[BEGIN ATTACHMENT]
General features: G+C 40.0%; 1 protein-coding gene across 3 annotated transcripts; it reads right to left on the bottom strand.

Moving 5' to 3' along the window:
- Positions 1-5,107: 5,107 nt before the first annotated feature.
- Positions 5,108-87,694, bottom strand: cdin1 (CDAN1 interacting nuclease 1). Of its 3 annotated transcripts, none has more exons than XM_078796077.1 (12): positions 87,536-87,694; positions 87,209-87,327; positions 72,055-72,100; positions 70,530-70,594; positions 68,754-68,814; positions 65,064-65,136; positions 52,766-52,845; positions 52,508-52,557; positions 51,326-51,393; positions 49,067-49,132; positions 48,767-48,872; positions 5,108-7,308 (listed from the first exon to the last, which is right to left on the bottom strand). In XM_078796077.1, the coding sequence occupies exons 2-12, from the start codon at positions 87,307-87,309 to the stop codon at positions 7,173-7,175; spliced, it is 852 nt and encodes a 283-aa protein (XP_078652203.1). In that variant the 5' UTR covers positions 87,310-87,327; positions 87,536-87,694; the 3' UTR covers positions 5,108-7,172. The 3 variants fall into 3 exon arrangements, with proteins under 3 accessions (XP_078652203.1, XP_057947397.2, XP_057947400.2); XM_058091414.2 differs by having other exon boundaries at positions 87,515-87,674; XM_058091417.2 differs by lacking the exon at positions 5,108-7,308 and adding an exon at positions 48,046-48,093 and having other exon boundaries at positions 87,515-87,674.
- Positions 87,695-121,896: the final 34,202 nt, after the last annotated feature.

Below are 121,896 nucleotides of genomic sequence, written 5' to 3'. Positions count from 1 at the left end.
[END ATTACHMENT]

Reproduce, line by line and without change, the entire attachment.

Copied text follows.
General features: G+C 40.0%; 1 protein-coding gene across 3 annotated transcripts; it reads right to left on the bottom strand.

Moving 5' to 3' along the window:
- Positions 1-5,107: 5,107 nt before the first annotated feature.
- Positions 5,108-87,694, bottom strand: cdin1 (CDAN1 interacting nuclease 1). Of its 3 annotated transcripts, none has more exons than XM_078796077.1 (12): positions 87,536-87,694; positions 87,209-87,327; positions 72,055-72,100; positions 70,530-70,594; positions 68,754-68,814; positions 65,064-65,136; positions 52,766-52,845; positions 52,508-52,557; positions 51,326-51,393; positions 49,067-49,132; positions 48,767-48,872; positions 5,108-7,308 (listed from the first exon to the last, which is right to left on the bottom strand). In XM_078796077.1, the coding sequence occupies exons 2-12, from the start codon at positions 87,307-87,309 to the stop codon at positions 7,173-7,175; spliced, it is 852 nt and encodes a 283-aa protein (XP_078652203.1). In that variant the 5' UTR covers positions 87,310-87,327; positions 87,536-87,694; the 3' UTR covers positions 5,108-7,172. The 3 variants fall into 3 exon arrangements, with proteins under 3 accessions (XP_078652203.1, XP_057947397.2, XP_057947400.2); XM_058091414.2 differs by having other exon boundaries at positions 87,515-87,674; XM_058091417.2 differs by lacking the exon at positions 5,108-7,308 and adding an exon at positions 48,046-48,093 and having other exon boundaries at positions 87,515-87,674.
- Positions 87,695-121,896: the final 34,202 nt, after the last annotated feature.

Below are 121,896 nucleotides of genomic sequence, written 5' to 3'. Positions count from 1 at the left end.